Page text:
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The school lunch recipe for climate action

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Students at Lincoln High School reach for plates of salsbury steak, salad and bread in the school cafeteria. (Mike Koozmin/2012 S.F. Examiner)
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As California moves to slash greenhouse gases dramatically by 2030, and schools in San Francisco and elsewhere look to reduce their carbon emissions, a key ingredient is missing from the conversation: meat.

Reams of research show that meat-centered diets are a major factor in climate change. Animal-based food production spews tons of greenhouse gas emissions and guzzles massive amounts of water; yet, reducing and improving meat is conspicuously absent from state and global climate repair plans.

Fortunately, some California schools are discovering a fairly simple way to take a big bite out of greenhouse gas emissions by cutting down on meat and dairy — and a school lunch program in Oakland offers an inspiring path forward.

Oakland’s school cafeterias are showing we can reduce our climate impacts and save money by eating less (and better) meat and dairy.

As major institutional buyers and the educators of our future leaders, schools (particularly K-12) are vital to climate leadership. This September, San Francisco’s Board of Education approved a resolution to make The City’s schools carbon-neutral by 2040. San Diego schools have launched a bold climate action plan to make the state’s second-largest district 100 percent renewable energy-powered by 2035.

Yet these admirable steps focus exclusively on emissions from buildings and transit, while ignoring food’s central role in climate change.

Research shows meat and dairy operations are a top source of climate-harming greenhouse gas emissions. California agriculture, particularly large-scale industrial meat and dairy operations, generates 8 percent of the state’s emissions, not including impacts from processing, distribution and related activities.

Yet while 60 percent of California’s climate-disrupting methane emissions stem from livestock production, state and local policymakers ignore the most obvious solution: Downsize meat and dairy emissions by trimming demand for industrial meat and dairy and promoting healthier, more sustainable pasture-based livestock.

A groundbreaking study by Friends of the Earth, in collaboration with the Oakland Unified School District, shows that reducing meat and cheese in kids’ lunches — and serving more plant-based nutritious meals — can generate important gains for the planet. In just two years, the district reduced the carbon and water footprint of its food service by 14 percent and 6 percent, respectively. Meanwhile, the district saved $42,000 by cutting meal costs and served better quality and more sustainable meat from organic, grass-fed dairy cows.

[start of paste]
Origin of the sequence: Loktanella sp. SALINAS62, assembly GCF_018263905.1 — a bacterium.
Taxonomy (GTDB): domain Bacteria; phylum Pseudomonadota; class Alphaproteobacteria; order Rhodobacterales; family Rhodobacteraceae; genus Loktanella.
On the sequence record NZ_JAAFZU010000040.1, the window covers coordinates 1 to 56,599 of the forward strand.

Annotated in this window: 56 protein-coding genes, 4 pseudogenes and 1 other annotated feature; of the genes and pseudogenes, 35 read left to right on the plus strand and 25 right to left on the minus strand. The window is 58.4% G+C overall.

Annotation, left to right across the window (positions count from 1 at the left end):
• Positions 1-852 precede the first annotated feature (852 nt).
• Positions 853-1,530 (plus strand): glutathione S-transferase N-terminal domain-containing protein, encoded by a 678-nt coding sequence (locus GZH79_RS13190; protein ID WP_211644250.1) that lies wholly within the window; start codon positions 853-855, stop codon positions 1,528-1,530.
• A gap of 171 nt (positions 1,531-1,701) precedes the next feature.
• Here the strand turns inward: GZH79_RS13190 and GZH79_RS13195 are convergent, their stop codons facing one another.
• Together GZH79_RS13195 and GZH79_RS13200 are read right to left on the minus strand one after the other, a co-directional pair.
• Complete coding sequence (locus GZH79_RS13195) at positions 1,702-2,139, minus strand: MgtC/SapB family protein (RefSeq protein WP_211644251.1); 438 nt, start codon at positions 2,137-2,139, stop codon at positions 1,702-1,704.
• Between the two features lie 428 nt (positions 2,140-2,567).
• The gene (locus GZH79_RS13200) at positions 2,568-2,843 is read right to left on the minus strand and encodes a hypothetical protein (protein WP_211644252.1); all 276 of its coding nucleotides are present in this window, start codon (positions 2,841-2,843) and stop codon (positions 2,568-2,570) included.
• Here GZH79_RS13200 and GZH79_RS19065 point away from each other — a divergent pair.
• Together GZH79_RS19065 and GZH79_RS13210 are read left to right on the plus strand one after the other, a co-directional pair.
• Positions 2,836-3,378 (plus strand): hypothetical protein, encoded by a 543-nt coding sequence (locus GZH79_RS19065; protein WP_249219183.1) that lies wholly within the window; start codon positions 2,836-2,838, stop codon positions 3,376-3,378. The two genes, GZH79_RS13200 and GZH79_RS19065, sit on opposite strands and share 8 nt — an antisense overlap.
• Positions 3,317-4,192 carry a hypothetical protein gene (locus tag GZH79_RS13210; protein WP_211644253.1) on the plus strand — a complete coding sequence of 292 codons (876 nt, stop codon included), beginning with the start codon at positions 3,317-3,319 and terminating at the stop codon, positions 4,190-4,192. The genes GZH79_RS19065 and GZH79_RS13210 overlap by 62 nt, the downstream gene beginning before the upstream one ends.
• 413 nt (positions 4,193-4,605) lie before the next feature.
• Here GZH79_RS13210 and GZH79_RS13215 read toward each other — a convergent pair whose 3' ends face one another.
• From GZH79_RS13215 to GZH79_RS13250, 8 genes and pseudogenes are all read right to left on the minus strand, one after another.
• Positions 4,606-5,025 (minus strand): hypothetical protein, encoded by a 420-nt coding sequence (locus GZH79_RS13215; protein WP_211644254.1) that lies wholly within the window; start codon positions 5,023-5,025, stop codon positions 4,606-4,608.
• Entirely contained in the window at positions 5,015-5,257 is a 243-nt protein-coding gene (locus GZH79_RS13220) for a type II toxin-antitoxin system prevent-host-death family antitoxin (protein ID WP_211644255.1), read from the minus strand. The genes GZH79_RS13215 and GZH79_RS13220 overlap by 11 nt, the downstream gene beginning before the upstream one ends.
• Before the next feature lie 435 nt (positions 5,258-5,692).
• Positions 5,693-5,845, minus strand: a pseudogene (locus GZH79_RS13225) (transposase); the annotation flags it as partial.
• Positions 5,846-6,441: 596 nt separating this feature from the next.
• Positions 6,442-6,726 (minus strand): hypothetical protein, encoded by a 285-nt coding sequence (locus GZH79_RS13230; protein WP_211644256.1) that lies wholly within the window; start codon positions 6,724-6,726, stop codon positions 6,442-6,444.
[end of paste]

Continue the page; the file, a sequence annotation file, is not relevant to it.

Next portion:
Consider one popular lunch food whose main ingredient comes from methane-belching California dairies: pizza. Friends of the Earth’s analysis found that one serving of pizza carries a carbon footprint three times greater than a tofu-veggie rice stir-fry.

If every California K-12 school food service matched Oakland’s carbon reductions, they would reduce the state’s carbon footprint by 80 million kg of CO2 emissions — equivalent to Californians driving almost 200 million fewer miles per year. Imagine if all food-serving outlets served more plant-based foods and fewer resource-intensive animal foods.

California and local policymakers should adopt this powerful untapped strategy for mitigating climate change. As the state seeks cost-effective solutions to meet its 2030 greenhouse gas emissions reduction target of 40 percent below 1990 levels, the Oakland study shows how large food-serving institutions — including universities, hospitals, business campuses, restaurants and prisons — can shrink our carbon footprint and heal the planet while saving money and improving health. This is a rare silver-bullet opportunity when a single solution can address many challenges at once.

Reducing demand for industrial meat and dairy will help California curb its climate pollution — and save precious water resources to weather future droughts. Currently, animal feed production chews up one-fourth of the state’s irrigated water use. Reducing demand and promoting more sustainable pasture-based alternatives would reduce the widespread nitrate pollution caused by industrial farming’s excess manure.

The shift would help meet consumer demand for better quality, higher welfare animal foods, while building healthier soils to sequester carbon — another key ingredient in fighting climate change.

As one of California’s largest school districts, with 85 schools and 37,000 students, Oakland has created an inspiring model for food institutions to lead the way in curbing climate change. When we can save money, consume healthier food and reduce environmental harm — all while increasing student satisfaction and meeting federal school meal requirements — what are we waiting for?

Kari Hamerschlag is deputy director for food and technology at Friends of the Earth. Christopher D. Cook is the author of “Diet for a Dead Planet: Big Business and the Coming Food Crisis.”

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